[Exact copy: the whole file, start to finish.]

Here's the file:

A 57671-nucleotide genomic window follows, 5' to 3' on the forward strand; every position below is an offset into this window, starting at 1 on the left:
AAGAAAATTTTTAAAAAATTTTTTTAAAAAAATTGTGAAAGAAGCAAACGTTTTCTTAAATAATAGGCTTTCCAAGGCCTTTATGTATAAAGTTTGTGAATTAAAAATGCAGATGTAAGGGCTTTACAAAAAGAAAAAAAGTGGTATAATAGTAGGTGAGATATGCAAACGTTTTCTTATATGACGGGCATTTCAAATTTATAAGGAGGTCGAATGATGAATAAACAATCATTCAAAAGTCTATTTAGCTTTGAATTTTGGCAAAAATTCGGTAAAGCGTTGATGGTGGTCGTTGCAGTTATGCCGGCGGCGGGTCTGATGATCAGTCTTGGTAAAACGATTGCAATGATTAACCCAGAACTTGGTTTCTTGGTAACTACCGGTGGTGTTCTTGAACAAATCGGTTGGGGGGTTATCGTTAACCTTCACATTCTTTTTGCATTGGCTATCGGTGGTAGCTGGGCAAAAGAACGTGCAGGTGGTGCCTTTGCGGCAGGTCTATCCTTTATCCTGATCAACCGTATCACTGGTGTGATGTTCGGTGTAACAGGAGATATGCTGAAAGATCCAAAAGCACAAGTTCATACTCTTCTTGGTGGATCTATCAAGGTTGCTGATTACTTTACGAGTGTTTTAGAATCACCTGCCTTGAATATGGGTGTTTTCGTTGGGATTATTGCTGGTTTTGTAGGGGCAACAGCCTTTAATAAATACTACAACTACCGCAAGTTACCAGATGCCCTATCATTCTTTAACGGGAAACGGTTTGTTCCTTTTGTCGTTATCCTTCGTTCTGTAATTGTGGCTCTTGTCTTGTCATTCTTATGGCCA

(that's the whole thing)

A 57671-nucleotide genomic window follows, 5' to 3' on the forward strand; every position below is an offset into this window, starting at 1 on the left:
AAGAAAATTTTTAAAAAATTTTTTTAAAAAAATTGTGAAAGAAGCAAACGTTTTCTTAAATAATAGGCTTTCCAAGGCCTTTATGTATAAAGTTTGTGAATTAAAAATGCAGATGTAAGGGCTTTACAAAAAGAAAAAAAGTGGTATAATAGTAGGTGAGATATGCAAACGTTTTCTTATATGACGGGCATTTCAAATTTATAAGGAGGTCGAATGATGAATAAACAATCATTCAAAAGTCTATTTAGCTTTGAATTTTGGCAAAAATTCGGTAAAGCGTTGATGGTGGTCGTTGCAGTTATGCCGGCGGCGGGTCTGATGATCAGTCTTGGTAAAACGATTGCAATGATTAACCCAGAACTTGGTTTCTTGGTAACTACCGGTGGTGTTCTTGAACAAATCGGTTGGGGGGTTATCGTTAACCTTCACATTCTTTTTGCATTGGCTATCGGTGGTAGCTGGGCAAAAGAACGTGCAGGTGGTGCCTTTGCGGCAGGTCTATCCTTTATCCTGATCAACCGTATCACTGGTGTGATGTTCGGTGTAACAGGAGATATGCTGAAAGATCCAAAAGCACAAGTTCATACTCTTCTTGGTGGATCTATCAAGGTTGCTGATTACTTTACGAGTGTTTTAGAATCACCTGCCTTGAATATGGGTGTTTTCGTTGGGATTATTGCTGGTTTTGTAGGGGCAACAGCCTTTAATAAATACTACAACTACCGCAAGTTACCAGATGCCCTATCATTCTTTAACGGGAAACGGTTTGTTCCTTTTGTCGTTATCCTTCGTTCTGTAATTGTGGCTCTTGTCTTGTCATTCTTATGGCCA